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Information on exclusivity agreements and why (or why not) to sign them

Information on exclusivity agreements and why (or why not) to sign them

An exclusivity agreement is an agreement between two (or more) parties to purchase something solely from that specified seller. It does not require a law degree to realize that when you sign a document of this nature it comes with some inherent risks. Therefore it is the responsibility of the signer to understand just what it is he or she is giving up for this 'right'. Now, in some instances signing an exclusive agreement is sensible - but for the most part it is not.

So, why shouldn't you sign an exclusivity agreement?

Why shouldn't you sign an exclusivity agreement, - say to work with a single real estate agent? Well, most importantly it prevents you from pursuing other opportunities. Too, companies that require exclusivity agreements aren't doing so at any risk to them for the most part. They generally do not offer any incentives to get a client to sign on the dotted line. There are also legal implications and obligations that accompany the contract if the agent or agency behaves in a corrupt manner or does not otherwise behave ethically.

Many listing agreements give the agent the exclusive right to sell the listed property

Even so, many real estate listing agreements give the agent the exclusive right to sell the listed property. It strengthens the standing for the agent while locking the seller into the competency of a single representative - which may be good or bad.

There are certainly vocal arguments against buyers signing these agreements. Savvy property buyers have come to the point that they see the real estate agent as a facilitator, it is only the insecure real estate agent that seems to insist on these exclusivity contracts anymore.

Many first time home buyers will fall for signing an exclusivity contract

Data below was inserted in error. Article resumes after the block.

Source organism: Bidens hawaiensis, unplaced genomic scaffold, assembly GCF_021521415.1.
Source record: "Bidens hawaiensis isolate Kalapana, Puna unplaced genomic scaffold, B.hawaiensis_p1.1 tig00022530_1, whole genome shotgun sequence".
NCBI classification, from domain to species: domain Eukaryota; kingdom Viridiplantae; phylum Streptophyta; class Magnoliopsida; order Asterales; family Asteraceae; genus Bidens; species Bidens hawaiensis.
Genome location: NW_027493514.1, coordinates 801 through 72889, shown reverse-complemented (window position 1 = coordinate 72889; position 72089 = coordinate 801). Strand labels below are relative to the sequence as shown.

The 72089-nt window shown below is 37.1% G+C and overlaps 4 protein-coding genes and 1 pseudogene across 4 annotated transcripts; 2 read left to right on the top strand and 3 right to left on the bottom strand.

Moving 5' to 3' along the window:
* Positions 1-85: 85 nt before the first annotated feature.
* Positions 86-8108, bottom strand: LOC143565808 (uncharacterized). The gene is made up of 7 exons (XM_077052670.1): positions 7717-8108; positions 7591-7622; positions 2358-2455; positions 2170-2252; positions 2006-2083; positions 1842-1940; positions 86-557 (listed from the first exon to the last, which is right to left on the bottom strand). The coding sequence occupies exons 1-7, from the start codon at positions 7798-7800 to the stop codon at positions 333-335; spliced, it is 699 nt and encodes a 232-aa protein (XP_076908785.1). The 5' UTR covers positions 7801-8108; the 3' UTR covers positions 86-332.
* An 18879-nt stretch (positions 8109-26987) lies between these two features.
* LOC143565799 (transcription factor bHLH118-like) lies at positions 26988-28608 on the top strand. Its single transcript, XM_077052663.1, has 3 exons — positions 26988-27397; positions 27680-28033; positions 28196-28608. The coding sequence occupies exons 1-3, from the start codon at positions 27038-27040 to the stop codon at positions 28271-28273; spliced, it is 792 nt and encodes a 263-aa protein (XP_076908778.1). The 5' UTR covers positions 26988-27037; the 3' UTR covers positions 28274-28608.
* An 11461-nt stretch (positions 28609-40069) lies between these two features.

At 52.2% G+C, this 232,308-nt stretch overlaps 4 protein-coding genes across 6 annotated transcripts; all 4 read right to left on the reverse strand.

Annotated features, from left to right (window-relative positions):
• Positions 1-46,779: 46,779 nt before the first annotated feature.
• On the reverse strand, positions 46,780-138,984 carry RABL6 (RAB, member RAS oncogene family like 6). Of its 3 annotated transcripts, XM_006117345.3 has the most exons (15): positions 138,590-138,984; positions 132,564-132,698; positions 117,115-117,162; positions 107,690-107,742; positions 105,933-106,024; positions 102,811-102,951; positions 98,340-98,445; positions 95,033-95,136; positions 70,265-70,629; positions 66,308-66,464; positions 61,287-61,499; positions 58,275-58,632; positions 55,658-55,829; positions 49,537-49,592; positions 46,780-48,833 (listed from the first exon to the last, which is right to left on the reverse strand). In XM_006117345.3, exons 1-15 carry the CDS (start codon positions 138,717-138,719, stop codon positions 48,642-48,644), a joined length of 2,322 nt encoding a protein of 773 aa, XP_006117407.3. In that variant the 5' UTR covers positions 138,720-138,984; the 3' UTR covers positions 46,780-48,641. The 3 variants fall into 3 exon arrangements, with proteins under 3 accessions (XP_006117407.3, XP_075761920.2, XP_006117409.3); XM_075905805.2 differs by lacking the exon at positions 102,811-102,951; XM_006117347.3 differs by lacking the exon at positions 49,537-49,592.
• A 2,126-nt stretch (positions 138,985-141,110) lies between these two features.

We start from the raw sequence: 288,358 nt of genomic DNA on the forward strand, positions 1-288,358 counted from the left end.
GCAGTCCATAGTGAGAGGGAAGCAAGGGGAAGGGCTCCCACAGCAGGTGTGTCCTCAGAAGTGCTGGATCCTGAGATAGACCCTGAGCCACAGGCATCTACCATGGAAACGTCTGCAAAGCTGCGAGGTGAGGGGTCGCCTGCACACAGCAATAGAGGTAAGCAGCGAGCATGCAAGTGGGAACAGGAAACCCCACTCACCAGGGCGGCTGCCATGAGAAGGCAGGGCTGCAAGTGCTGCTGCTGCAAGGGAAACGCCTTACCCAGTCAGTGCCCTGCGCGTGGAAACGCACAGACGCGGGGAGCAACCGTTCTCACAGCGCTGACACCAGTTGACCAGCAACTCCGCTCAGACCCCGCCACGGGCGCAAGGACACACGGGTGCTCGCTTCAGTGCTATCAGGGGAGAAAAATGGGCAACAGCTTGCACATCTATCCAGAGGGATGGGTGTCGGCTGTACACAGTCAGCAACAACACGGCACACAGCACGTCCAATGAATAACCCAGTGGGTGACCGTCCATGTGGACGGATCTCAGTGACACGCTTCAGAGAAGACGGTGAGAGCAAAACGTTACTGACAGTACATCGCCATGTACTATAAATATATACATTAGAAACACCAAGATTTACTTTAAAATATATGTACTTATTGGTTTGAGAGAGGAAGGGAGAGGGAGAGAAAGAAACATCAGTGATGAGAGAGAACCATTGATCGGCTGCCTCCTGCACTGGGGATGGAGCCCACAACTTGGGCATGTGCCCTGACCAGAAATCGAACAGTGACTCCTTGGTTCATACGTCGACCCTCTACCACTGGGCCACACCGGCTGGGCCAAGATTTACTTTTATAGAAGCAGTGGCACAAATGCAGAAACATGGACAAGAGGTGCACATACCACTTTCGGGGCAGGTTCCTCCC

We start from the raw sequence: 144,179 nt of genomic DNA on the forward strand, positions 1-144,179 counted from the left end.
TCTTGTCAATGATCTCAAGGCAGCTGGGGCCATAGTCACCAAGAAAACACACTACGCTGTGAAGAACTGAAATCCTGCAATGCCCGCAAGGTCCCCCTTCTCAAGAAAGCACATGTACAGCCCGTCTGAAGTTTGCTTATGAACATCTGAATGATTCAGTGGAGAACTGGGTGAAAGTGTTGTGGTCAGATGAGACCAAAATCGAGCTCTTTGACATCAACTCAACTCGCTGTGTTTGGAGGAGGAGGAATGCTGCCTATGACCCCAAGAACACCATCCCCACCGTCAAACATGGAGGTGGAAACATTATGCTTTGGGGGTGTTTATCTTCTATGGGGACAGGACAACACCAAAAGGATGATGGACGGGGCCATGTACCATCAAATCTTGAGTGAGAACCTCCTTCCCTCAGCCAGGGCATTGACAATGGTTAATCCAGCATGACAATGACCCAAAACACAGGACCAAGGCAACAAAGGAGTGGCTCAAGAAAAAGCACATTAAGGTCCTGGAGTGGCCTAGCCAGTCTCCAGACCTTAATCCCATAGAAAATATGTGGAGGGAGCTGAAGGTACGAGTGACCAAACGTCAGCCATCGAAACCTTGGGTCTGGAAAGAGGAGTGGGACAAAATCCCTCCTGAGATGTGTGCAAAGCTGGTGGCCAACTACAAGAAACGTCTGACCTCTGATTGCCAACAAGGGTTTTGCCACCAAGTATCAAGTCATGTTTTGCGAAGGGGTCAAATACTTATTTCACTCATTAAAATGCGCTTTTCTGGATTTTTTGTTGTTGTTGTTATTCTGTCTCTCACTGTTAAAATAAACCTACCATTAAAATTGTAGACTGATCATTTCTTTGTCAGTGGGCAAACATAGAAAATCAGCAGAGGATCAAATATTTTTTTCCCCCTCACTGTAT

Usually it is the first-time home buyer who may be naive enough to sign this type of agreement but the seasoned real estate buyer understands how to do many of the tasks that the real estate agent would do - such as researching the market and identifying properties of interest. It is then and only then that many buyers will contact an agent and set up appointments to view a property or involve the realtor in the coordination of closing on a home.

When the buyer and agent start their collaboration they normally enter into a contract

When a buyer and agent begin their collaboration they usually enter into a contract that will legally define the relationship. It explains the responsibilities of each party. There are three basic types of buy-broker contracts that include non-exclusive not-for-compensation contracts, non-exclusive right to represent contracts and exclusive right to represent contracts. It is this final type that the buyer should generally avoid - the drawbacks totally outweigh any benefits.

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About the Editor

Arun Kumar

The old adage is that hindsight is always 20/20. Seven years ago, I embarked on a journey as a serial entrepreneur. I built my very first business in India and later expanded to the US. In weathering the ups and downs of several business brands, I discovered my passion for the digital platform.

I could see a huge opportunity to connect home buyers and sellers with quality information and service providers. That led to the birth and co-founding of

Arun Kumar
Co-Founder of HFMA

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